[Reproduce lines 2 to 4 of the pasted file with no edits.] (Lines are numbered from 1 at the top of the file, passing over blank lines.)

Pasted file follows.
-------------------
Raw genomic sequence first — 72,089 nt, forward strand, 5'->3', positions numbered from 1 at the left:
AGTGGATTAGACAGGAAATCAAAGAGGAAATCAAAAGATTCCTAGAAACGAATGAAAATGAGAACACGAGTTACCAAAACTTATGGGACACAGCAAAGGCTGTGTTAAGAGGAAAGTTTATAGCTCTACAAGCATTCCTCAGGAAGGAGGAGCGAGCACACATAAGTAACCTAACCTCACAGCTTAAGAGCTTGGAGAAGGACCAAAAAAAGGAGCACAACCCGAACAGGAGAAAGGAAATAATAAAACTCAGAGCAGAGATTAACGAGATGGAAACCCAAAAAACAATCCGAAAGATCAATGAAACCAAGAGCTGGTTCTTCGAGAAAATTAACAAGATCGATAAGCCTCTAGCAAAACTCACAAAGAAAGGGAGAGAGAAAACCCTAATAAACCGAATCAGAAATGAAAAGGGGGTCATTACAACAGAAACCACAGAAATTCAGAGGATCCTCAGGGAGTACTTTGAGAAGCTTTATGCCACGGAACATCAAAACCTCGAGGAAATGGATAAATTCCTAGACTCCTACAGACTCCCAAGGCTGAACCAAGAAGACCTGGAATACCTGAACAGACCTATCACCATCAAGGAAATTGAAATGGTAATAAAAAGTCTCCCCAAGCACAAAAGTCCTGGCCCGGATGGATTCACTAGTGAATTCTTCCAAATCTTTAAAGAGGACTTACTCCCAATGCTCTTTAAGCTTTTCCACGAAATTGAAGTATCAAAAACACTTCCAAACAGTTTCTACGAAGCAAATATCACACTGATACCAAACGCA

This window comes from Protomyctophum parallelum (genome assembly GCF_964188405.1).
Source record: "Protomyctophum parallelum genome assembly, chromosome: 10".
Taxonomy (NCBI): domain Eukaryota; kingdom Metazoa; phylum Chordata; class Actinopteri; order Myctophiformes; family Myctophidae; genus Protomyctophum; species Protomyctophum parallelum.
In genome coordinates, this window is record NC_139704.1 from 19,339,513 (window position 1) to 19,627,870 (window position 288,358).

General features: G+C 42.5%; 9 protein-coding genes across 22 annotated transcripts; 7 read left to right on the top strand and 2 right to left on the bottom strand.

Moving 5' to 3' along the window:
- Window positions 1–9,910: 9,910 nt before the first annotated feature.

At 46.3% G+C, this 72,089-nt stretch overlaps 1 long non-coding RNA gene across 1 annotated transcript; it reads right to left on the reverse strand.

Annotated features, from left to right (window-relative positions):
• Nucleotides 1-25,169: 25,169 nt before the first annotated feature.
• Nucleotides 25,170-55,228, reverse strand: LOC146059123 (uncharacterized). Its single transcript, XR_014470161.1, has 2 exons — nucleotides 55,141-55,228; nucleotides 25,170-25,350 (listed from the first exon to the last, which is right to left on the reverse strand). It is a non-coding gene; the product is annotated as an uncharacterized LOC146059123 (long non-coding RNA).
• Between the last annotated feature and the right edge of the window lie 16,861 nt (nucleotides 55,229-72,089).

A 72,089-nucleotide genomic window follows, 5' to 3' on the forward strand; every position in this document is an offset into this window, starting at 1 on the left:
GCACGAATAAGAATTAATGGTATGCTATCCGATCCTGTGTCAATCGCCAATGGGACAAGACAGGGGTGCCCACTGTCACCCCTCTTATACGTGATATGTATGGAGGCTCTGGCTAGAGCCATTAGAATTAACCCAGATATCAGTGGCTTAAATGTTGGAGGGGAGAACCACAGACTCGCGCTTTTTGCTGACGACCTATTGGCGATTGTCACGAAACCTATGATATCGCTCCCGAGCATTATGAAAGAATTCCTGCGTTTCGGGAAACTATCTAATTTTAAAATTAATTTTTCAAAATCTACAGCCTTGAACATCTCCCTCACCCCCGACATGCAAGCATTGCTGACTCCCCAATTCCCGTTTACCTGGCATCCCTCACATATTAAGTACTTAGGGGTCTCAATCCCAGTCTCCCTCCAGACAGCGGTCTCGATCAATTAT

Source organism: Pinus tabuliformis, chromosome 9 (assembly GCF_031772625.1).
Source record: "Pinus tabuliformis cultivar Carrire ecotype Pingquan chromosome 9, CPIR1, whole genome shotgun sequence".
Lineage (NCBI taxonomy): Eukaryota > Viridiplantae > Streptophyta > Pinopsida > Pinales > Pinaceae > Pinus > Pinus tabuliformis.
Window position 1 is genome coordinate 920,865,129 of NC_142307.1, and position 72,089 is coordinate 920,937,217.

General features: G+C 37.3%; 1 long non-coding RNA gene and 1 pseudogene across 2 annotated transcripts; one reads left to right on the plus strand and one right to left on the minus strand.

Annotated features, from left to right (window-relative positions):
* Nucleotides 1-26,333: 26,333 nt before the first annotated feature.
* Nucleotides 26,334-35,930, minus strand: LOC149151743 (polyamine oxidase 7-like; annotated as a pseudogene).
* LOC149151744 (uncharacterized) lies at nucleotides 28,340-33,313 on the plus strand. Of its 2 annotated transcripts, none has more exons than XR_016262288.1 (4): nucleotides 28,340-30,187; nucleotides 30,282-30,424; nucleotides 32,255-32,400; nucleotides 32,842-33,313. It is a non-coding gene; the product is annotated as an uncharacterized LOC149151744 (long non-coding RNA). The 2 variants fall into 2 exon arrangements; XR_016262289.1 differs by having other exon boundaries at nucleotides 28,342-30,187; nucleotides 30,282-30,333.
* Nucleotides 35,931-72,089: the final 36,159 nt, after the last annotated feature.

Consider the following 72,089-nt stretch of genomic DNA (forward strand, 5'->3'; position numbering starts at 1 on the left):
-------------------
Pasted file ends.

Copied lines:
AGTGGATTAGACAGGAAATCAAAGAGGAAATCAAAAGATTCCTAGAAACGAATGAAAATGAGAACACGAGTTACCAAAACTTATGGGACACAGCAAAGGCTGTGTTAAGAGGAAAGTTTATAGCTCTACAAGCATTCCTCAGGAAGGAGGAGCGAGCACACATAAGTAACCTAACCTCACAGCTTAAGAGCTTGGAGAAGGACCAAAAAAAGGAGCACAACCCGAACAGGAGAAAGGAAATAATAAAACTCAGAGCAGAGATTAACGAGATGGAAACCCAAAAAACAATCCGAAAGATCAATGAAACCAAGAGCTGGTTCTTCGAGAAAATTAACAAGATCGATAAGCCTCTAGCAAAACTCACAAAGAAAGGGAGAGAGAAAACCCTAATAAACCGAATCAGAAATGAAAAGGGGGTCATTACAACAGAAACCACAGAAATTCAGAGGATCCTCAGGGAGTACTTTGAGAAGCTTTATGCCACGGAACATCAAAACCTCGAGGAAATGGATAAATTCCTAGACTCCTACAGACTCCCAAGGCTGAACCAAGAAGACCTGGAATACCTGAACAGACCTATCACCATCAAGGAAATTGAAATGGTAATAAAAAGTCTCCCCAAGCACAAAAGTCCTGGCCCGGATGGATTCACTAGTGAATTCTTCCAAATCTTTAAAGAGGACTTACTCCCAATGCTCTTTAAGCTTTTCCACGAAATTGAAGTATCAAAAACACTTCCAAACAGTTTCTACGAAGCAAATATCACACTGATACCAAACGCA

This window comes from Protomyctophum parallelum (genome assembly GCF_964188405.1).
Source record: "Protomyctophum parallelum genome assembly, chromosome: 10".